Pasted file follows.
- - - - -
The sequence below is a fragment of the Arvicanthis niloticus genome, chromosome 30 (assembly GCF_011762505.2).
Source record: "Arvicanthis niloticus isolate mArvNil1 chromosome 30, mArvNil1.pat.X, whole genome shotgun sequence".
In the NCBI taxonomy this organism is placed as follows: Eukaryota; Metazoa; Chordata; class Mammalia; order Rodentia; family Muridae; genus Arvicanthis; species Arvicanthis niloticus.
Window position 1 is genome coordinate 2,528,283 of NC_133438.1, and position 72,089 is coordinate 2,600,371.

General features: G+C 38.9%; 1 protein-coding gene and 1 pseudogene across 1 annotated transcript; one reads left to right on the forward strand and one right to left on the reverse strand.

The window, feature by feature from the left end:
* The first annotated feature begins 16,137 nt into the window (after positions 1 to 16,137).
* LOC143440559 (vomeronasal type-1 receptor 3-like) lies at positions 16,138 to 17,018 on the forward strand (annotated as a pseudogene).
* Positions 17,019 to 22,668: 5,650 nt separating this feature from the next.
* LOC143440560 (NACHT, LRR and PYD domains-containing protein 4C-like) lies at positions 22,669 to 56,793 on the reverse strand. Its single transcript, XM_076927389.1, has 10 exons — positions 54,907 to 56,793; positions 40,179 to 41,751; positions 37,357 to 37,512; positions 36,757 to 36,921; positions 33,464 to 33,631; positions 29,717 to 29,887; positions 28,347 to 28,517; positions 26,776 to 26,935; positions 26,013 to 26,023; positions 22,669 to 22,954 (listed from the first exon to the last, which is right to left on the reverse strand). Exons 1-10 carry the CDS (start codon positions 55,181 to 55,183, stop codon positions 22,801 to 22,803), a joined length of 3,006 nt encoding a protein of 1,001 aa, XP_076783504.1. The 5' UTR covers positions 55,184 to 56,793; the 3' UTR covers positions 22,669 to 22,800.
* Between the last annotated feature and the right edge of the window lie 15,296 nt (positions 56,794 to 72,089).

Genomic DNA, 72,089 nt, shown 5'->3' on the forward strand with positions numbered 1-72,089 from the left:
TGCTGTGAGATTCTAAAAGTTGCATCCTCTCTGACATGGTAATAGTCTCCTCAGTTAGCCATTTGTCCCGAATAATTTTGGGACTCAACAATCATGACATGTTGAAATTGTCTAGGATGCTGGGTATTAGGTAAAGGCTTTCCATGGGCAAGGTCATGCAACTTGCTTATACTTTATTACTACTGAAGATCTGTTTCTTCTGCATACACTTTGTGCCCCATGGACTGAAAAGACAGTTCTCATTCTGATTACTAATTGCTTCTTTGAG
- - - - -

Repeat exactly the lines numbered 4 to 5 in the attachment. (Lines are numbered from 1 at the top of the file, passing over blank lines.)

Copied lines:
Window position 1 is genome coordinate 2,528,283 of NC_133438.1, and position 72,089 is coordinate 2,600,371.

General features: G+C 38.9%; 1 protein-coding gene and 1 pseudogene across 1 annotated transcript; one reads left to right on the forward strand and one right to left on the reverse strand.